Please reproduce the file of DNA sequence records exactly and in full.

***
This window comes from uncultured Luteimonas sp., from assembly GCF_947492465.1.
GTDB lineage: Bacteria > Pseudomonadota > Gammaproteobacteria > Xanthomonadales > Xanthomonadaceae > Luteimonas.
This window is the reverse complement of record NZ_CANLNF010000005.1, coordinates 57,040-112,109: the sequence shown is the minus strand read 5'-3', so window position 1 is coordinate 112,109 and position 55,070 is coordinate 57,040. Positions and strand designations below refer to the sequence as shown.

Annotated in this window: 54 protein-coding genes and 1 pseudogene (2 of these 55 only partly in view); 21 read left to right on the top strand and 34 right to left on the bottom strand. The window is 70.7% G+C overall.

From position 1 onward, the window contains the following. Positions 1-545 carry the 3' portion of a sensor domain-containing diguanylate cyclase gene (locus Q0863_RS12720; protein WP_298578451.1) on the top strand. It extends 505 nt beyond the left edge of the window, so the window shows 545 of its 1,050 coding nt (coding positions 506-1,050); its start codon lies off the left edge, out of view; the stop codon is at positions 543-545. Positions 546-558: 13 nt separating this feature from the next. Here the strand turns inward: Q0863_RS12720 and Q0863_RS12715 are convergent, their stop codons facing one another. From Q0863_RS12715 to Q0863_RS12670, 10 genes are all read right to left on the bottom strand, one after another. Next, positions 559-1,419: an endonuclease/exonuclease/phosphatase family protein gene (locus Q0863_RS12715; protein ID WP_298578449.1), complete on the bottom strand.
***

This window comes from uncultured Luteimonas sp., from assembly GCF_947492465.1.
GTDB lineage: Bacteria > Pseudomonadota > Gammaproteobacteria > Xanthomonadales > Xanthomonadaceae > Luteimonas.
This window is the reverse complement of record NZ_CANLNF010000005.1, coordinates 57,040-112,109: the sequence shown is the minus strand read 5'-3', so window position 1 is coordinate 112,109 and position 55,070 is coordinate 57,040. Positions and strand designations below refer to the sequence as shown.

Annotated in this window: 54 protein-coding genes and 1 pseudogene (2 of these 55 only partly in view); 21 read left to right on the top strand and 34 right to left on the bottom strand. The window is 70.7% G+C overall.

From position 1 onward, the window contains the following. Positions 1-545 carry the 3' portion of a sensor domain-containing diguanylate cyclase gene (locus Q0863_RS12720; protein WP_298578451.1) on the top strand. It extends 505 nt beyond the left edge of the window, so the window shows 545 of its 1,050 coding nt (coding positions 506-1,050); its start codon lies off the left edge, out of view; the stop codon is at positions 543-545. Positions 546-558: 13 nt separating this feature from the next. Here the strand turns inward: Q0863_RS12720 and Q0863_RS12715 are convergent, their stop codons facing one another. From Q0863_RS12715 to Q0863_RS12670, 10 genes are all read right to left on the bottom strand, one after another. Next, positions 559-1,419: an endonuclease/exonuclease/phosphatase family protein gene (locus Q0863_RS12715; protein ID WP_298578449.1), complete on the bottom strand.